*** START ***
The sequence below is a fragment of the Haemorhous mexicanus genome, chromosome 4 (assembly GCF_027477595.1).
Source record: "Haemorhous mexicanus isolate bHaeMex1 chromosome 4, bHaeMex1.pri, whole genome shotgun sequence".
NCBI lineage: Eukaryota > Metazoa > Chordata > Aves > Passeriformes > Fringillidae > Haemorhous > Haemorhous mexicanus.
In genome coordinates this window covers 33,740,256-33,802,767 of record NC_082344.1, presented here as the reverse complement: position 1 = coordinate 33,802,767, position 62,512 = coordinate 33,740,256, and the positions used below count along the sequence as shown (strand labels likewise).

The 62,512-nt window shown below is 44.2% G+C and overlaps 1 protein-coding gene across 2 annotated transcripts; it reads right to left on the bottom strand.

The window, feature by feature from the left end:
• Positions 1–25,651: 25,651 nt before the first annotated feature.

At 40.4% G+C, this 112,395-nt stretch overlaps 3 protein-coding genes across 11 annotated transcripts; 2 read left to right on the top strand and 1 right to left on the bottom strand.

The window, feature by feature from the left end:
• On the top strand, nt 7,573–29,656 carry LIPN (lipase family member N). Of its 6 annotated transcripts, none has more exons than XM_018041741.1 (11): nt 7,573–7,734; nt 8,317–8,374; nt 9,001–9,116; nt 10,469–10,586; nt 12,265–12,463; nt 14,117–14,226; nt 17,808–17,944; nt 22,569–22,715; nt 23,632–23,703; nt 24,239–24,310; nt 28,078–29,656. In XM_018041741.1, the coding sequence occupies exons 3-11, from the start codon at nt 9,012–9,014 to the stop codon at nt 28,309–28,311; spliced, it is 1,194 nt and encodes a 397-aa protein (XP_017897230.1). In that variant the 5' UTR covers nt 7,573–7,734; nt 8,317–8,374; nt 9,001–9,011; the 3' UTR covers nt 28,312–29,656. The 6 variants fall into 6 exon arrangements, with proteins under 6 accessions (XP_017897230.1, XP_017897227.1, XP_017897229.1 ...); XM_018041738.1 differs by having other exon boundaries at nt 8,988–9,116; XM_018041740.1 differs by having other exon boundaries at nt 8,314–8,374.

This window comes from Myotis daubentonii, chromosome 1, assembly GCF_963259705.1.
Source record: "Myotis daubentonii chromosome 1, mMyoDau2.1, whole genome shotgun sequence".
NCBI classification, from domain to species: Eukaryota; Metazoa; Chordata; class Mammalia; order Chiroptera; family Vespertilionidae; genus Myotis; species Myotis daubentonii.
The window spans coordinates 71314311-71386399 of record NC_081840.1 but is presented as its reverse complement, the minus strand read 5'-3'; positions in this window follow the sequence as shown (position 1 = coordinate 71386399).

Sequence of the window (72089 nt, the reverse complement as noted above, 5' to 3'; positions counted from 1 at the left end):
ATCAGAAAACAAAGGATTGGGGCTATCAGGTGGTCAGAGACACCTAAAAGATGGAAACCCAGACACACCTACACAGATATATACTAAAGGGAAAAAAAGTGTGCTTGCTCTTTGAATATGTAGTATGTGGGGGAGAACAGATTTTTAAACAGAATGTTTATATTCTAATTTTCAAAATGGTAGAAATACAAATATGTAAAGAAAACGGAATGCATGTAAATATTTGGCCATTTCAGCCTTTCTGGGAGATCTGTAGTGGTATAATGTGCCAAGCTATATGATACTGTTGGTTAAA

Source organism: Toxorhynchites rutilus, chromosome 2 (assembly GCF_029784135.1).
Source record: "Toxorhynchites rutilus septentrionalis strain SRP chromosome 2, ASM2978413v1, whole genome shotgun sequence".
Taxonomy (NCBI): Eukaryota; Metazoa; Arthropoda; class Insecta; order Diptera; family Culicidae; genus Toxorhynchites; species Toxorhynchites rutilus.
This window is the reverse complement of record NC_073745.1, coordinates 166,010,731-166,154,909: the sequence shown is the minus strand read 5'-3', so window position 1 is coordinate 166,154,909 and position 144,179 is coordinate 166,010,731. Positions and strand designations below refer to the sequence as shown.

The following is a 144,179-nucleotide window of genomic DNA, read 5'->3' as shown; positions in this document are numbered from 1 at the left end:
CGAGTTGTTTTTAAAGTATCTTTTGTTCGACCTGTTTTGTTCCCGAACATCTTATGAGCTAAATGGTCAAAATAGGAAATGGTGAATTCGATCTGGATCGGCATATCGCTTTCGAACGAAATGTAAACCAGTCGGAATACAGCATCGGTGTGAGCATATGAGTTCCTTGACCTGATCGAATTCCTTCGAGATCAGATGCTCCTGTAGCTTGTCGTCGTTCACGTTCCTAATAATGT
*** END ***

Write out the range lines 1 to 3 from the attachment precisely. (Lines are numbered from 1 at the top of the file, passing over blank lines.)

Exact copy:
The sequence below is a fragment of the Haemorhous mexicanus genome, chromosome 4 (assembly GCF_027477595.1).
Source record: "Haemorhous mexicanus isolate bHaeMex1 chromosome 4, bHaeMex1.pri, whole genome shotgun sequence".
NCBI lineage: Eukaryota > Metazoa > Chordata > Aves > Passeriformes > Fringillidae > Haemorhous > Haemorhous mexicanus.